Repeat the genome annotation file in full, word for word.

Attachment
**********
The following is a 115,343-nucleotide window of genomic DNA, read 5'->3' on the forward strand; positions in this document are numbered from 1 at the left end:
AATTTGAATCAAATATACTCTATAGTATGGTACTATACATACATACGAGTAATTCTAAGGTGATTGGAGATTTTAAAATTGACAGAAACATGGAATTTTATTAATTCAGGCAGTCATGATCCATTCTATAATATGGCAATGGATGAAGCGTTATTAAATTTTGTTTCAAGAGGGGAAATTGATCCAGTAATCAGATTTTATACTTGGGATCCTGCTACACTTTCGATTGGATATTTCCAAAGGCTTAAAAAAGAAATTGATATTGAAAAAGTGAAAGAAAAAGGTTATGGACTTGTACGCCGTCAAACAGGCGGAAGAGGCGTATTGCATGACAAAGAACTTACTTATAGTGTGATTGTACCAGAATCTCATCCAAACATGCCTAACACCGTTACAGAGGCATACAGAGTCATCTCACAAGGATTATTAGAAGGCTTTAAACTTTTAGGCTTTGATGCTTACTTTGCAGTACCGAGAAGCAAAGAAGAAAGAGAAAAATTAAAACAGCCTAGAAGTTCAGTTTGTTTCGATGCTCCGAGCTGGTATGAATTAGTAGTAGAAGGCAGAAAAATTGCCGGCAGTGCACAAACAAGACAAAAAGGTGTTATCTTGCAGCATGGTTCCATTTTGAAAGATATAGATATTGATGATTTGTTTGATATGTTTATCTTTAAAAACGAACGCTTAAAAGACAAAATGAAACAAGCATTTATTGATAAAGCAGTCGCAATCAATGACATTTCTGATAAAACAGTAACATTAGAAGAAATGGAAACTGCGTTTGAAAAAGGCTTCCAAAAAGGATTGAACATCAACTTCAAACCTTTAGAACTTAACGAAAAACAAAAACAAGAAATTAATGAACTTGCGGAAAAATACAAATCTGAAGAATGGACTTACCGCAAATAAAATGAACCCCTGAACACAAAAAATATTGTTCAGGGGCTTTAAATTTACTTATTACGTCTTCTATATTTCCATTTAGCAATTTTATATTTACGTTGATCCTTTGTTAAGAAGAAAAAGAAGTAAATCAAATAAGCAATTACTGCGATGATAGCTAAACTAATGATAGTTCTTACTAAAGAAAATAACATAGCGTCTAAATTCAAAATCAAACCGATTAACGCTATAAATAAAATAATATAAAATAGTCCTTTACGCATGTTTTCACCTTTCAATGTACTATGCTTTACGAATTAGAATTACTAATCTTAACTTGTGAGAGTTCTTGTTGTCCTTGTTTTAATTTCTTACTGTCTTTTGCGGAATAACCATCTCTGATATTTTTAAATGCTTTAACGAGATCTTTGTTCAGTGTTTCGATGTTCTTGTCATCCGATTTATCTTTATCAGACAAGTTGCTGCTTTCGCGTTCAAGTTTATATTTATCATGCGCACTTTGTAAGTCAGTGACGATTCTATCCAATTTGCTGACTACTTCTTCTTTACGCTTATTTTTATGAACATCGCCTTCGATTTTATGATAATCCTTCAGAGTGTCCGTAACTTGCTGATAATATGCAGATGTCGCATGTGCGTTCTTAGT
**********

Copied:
The following is a 115,343-nucleotide window of genomic DNA, read 5'->3' on the forward strand; positions in this document are numbered from 1 at the left end:
AATTTGAATCAAATATACTCTATAGTATGGTACTATACATACATACGAGTAATTCTAAGGTGATTGGAGATTTTAAAATTGACAGAAACATGGAATTTTATTAATTCAGGCAGTCATGATCCATTCTATAATATGGCAATGGATGAAGCGTTATTAAATTTTGTTTCAAGAGGGGAAATTGATCCAGTAATCAGATTTTATACTTGGGATCCTGCTACACTTTCGATTGGATATTTCCAAAGGCTTAAAAAAGAAATTGATATTGAAAAAGTGAAAGAAAAAGGTTATGGACTTGTACGCCGTCAAACAGGCGGAAGAGGCGTATTGCATGACAAAGAACTTACTTATAGTGTGATTGTACCAGAATCTCATCCAAACATGCCTAACACCGTTACAGAGGCATACAGAGTCATCTCACAAGGATTATTAGAAGGCTTTAAACTTTTAGGCTTTGATGCTTACTTTGCAGTACCGAGAAGCAAAGAAGAAAGAGAAAAATTAAAACAGCCTAGAAGTTCAGTTTGTTTCGATGCTCCGAGCTGGTATGAATTAGTAGTAGAAGGCAGAAAAATTGCCGGCAGTGCACAAACAAGACAAAAAGGTGTTATCTTGCAGCATGGTTCCATTTTGAAAGATATAGATATTGATGATTTGTTTGATATGTTTATCTTTAAAAACGAACGCTTAAAAGACAAAATGAAACAAGCATTTATTGATAAAGCAGTCGCAATCAATGACATTTCTGATAAAACAGTAACATTAGAAGAAATGGAAACTGCGTTTGAAAAAGGCTTCCAAAAAGGATTGAACATCAACTTCAAACCTTTAGAACTTAACGAAAAACAAAAACAAGAAATTAATGAACTTGCGGAAAAATACAAATCTGAAGAATGGACTTACCGCAAATAAAATGAACCCCTGAACACAAAAAATATTGTTCAGGGGCTTTAAATTTACTTATTACGTCTTCTATATTTCCATTTAGCAATTTTATATTTACGTTGATCCTTTGTTAAGAAGAAAAAGAAGTAAATCAAATAAGCAATTACTGCGATGATAGCTAAACTAATGATAGTTCTTACTAAAGAAAATAACATAGCGTCTAAATTCAAAATCAAACCGATTAACGCTATAAATAAAATAATATAAAATAGTCCTTTACGCATGTTTTCACCTTTCAATGTACTATGCTTTACGAATTAGAATTACTAATCTTAACTTGTGAGAGTTCTTGTTGTCCTTGTTTTAATTTCTTACTGTCTTTTGCGGAATAACCATCTCTGATATTTTTAAATGCTTTAACGAGATCTTTGTTCAGTGTTTCGATGTTCTTGTCATCCGATTTATCTTTATCAGACAAGTTGCTGCTTTCGCGTTCAAGTTTATATTTATCATGCGCACTTTGTAAGTCAGTGACGATTCTATCCAATTTGCTGACTACTTCTTCTTTACGCTTATTTTTATGAACATCGCCTTCGATTTTATGATAATCCTTCAGAGTGTCCGTAACTTGCTGATAATATGCAGATGTCGCATGTGCGTTCTTAGT